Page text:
Jocelyn Lovell 2015

JOCELYN LOVELL INDUCTED 2015 The Canadian Cycling Hall of Fame recognizes exceptional contributions to the sport of Cy...

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JOCELYN LOVELL

INDUCTED 2015

The Canadian Cycling Hall of Fame recognizes exceptional contributions to the sport of Cycling by both Athletes and Builders. The Canadian Cycling Hall of Fame is pleased to welcome Jocelyn Lovell as an inductee for 2015 acknowledging a career, although shorter than we all would have desired, was exceptional in every way. Jocelyn first represented Canada at major Games in 1968 when he was selected as a teenager to the Olympic Team that competed in Mexico City. He finished seventh in the 1,000 metre time trial. In 1970 he won three medals at the Edinburgh Commonwealth Games including gold in the 10-mile scratch race making him the first Canadian in 32 years to win a cycling gold at those Games. Lovell dominated the 1,000m time trial throughout the 1970s, winning gold at both the 1971 and 1975 Pan-American Games and in the process setting a record for the distance that would stand for 28 years. His successes led to being named the winner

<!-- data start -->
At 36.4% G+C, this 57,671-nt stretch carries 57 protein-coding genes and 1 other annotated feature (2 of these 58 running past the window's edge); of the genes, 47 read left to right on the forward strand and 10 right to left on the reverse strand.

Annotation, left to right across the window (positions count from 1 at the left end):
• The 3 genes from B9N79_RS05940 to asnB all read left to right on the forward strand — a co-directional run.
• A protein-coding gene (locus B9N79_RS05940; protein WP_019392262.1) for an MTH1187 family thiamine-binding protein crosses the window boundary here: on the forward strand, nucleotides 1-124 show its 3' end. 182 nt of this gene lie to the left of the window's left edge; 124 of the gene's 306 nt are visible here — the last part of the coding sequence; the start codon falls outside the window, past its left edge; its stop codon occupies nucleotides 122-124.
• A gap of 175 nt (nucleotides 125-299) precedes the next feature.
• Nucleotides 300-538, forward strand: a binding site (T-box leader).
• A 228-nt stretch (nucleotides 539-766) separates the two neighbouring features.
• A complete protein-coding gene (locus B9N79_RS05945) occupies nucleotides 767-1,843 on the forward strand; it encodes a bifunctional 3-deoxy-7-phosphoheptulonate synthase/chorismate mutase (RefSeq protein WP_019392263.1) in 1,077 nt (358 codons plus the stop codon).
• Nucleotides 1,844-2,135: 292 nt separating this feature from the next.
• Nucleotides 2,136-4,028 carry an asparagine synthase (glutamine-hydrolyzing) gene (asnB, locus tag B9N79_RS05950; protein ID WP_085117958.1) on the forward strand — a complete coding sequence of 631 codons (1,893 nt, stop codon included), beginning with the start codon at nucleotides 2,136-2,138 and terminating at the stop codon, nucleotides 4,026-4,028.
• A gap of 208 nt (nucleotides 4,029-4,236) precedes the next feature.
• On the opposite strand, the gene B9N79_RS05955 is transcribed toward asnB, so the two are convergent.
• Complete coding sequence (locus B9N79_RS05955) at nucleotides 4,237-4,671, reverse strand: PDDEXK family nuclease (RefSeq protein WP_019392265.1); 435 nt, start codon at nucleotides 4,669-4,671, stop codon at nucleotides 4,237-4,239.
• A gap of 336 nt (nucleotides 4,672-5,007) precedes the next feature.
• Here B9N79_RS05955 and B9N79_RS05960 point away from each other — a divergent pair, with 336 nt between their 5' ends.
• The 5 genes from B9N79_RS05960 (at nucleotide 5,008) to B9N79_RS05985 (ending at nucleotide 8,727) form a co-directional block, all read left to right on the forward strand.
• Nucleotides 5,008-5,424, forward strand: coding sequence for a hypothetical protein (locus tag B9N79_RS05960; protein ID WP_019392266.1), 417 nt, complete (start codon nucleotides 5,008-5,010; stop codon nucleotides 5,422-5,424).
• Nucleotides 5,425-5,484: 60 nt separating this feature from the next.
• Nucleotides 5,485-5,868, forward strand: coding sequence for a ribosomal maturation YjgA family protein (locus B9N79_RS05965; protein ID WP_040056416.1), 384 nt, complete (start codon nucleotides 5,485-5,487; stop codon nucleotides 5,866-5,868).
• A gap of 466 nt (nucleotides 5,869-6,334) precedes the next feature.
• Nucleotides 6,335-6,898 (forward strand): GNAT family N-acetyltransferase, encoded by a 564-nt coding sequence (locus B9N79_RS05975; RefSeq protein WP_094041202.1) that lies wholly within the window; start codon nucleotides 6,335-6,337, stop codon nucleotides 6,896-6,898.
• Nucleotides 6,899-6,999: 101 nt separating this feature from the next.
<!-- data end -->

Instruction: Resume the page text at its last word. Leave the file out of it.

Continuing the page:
of the 1975 Norton H. Crowe Award as Canada's top male amateur athlete. He competed at two more Olympic Games at Munich in 1972 and Montreal in 1976. At the 1978 Commonwealth Games in Edmonton he won three gold medals, all in Games-record times, becoming the first man to achieve such a feat. Later the same year he claimed a silver medal at the world championships in Munich. Lovell continued to compete as one of Canada's top-ranked cyclists into the 1980s. Domestically he won his first National Championship as a 15 year old Junior and went on to win 35 Canadian Championships. His successes were all the more remarkable because he trained himself, never working with a personal coach. Yet, what more Lovell might have achieved was cut short, violently, in 1983 when a dump truck ran him down during a training session. At age 33, he was a quadriplegic. Demonstrating the same fierce competitiveness and combativeness that characterized his cycling career, he took a leadership role advocating research into spinal cord injuries. Lovell was the long-time Canadian head of the international advocacy group, the Spinal Cord Society, which promotes research aimed at curing paralysis. He passed away on June 3, 2016 at the age of 65. “Jocelyn was one of the pioneers in Canadian cycling that paved the way internationally for people like me, Steve Bauer and Curt Harnett,” said Gordon Singleton, who won gold with Lovell at the 1978 Commonwealth Games in Edmonton in the tandem bike sprint. “He just was such a world-class athlete on the track at a time when track cycling wasn’t well understood in North America and he was also very strong on the road,” said Cycling Canada president John Tolkamp, who called Lovell “one of my cycling heroes.”